Since poker is a game that has so much luck involved there is a fine line between being a good player and being a great player. What makes Daniel Negreanu, John Juanda, Chris Ferguson, Josh Arieh, Howard Lederer, and others great rather than just good? Well, it’s not that they know the odds – those are easy to learn.
I mentioned that knowing the math behind the game doesn’t make someone great. Knowing the math can make a terrible player good, but it will never make a good player great. I memorized the odds for most of the hands and situations in Texas Hold ‘Em in about a month. I know pot odds and drawing odds by heart. Counting outs is second nature. If understand implied odds and I understand how to bet in relation to the pot. I’m not great. To know the math and apply it should not be something you think about – it should be second nature. After you master the mathematics behind the play you can start focusing on instincts more and more.
It starts with your emotional state. If you watch pros, they don’t react much to anything – obviously that’s a generalization, but my point is this: professional poker players don’t let previous hands effect the next hand. If their A♥K♥ runs into A♠A♦, they won’t play AK weaker next time they get it – it’s still just as good as it always was. They realize that each hand if independent of any other hands.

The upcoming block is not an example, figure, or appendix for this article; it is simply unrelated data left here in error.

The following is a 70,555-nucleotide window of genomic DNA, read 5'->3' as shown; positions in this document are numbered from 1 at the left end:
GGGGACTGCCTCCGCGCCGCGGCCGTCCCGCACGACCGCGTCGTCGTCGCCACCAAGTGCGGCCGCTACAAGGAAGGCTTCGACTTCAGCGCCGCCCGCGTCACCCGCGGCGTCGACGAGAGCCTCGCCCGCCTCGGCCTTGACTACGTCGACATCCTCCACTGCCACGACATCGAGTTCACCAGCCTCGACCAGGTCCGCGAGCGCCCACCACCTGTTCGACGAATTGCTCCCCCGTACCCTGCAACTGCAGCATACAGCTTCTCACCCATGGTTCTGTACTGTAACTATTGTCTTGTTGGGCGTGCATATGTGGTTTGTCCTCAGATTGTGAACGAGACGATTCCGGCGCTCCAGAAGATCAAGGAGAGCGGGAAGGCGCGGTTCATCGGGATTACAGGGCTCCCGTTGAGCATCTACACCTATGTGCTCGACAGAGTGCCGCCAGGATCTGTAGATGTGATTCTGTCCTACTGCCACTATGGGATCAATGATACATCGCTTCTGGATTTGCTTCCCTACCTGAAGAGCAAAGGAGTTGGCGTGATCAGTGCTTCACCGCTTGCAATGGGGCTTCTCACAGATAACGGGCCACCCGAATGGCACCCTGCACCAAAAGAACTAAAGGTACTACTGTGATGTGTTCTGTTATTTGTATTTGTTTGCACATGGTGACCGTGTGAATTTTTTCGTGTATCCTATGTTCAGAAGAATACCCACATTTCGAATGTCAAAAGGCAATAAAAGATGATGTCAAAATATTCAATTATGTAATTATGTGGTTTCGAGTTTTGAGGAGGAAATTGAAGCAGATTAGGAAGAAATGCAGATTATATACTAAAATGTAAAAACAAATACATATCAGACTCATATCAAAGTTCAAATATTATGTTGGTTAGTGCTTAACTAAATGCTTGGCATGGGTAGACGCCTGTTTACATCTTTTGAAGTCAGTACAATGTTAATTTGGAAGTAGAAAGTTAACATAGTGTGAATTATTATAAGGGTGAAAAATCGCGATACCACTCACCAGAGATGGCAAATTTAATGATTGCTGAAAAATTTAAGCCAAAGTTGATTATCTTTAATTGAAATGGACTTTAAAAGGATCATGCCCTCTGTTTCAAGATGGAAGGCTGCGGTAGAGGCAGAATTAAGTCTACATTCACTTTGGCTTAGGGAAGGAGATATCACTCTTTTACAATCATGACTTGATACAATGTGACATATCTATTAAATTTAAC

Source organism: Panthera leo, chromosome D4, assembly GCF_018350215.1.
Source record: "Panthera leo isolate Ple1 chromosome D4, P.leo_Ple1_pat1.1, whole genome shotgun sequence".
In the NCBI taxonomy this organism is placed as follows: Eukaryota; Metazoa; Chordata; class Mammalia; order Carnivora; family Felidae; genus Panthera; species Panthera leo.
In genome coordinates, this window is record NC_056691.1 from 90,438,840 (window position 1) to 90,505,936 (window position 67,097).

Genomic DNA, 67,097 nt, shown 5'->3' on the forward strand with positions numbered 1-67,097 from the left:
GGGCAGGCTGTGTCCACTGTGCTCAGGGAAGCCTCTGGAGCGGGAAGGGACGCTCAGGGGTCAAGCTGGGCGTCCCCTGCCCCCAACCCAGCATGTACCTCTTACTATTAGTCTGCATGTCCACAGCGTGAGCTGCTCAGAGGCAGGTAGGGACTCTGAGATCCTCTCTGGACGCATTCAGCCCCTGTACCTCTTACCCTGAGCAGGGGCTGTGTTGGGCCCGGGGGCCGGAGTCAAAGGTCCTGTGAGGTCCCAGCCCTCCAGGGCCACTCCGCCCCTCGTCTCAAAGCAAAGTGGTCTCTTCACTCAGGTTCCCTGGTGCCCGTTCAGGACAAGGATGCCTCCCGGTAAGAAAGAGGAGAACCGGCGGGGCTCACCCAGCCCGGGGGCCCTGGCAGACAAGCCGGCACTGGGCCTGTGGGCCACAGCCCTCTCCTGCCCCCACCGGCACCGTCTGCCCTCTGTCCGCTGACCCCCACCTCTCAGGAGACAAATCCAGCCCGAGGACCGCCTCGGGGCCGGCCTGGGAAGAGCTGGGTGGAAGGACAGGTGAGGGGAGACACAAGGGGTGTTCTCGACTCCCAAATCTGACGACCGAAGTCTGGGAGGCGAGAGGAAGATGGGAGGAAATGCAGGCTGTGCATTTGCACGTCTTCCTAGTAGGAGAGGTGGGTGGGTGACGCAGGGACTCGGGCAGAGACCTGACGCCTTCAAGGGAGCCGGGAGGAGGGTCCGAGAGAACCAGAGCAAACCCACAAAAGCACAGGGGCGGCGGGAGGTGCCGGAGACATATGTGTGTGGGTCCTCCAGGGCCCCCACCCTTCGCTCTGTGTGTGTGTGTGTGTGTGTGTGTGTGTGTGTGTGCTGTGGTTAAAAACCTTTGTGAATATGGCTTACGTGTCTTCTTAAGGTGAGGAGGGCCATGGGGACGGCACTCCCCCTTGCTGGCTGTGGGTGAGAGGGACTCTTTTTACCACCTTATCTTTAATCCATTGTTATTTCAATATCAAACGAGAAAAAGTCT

Obviously the best professional poker players are great at reading people. It’s not necessarily their ability to look into your soul that is impressive (in fact, most players don’t give much information away no matter how long you look into their eyes), it’s their ability to pick up betting patterns and capitalize on mistakes. They rarely throw money into the pot when they’re behind and they maximize their profit when they’re ahead. This is where they pick up the most chips. The good players focusing on the math behind the call can be easily deceived by a professional playing on instincts.
A third item that makes great poker players at chericasino.net so dangerous is that they are always mixing up their play. They might min raise with KK and overbet the pot with A♠8♠. It is difficult to put them on a hand, particularly preflop, when they may play it in any number of ways. They are great at mixing up their play because they don’t have to focus on all the other items that come second nature to them, mixing up their play is one of the few things they really need to work on.
I’ll explain the mistakes of bad players in a later article. There are lots of other idiosyncracies that make great players so much better than the good player. I’m sure I could write thousands of words on the topic. But no one wants to read that. So we’ll leave it at the fact that great players focus on much more than math.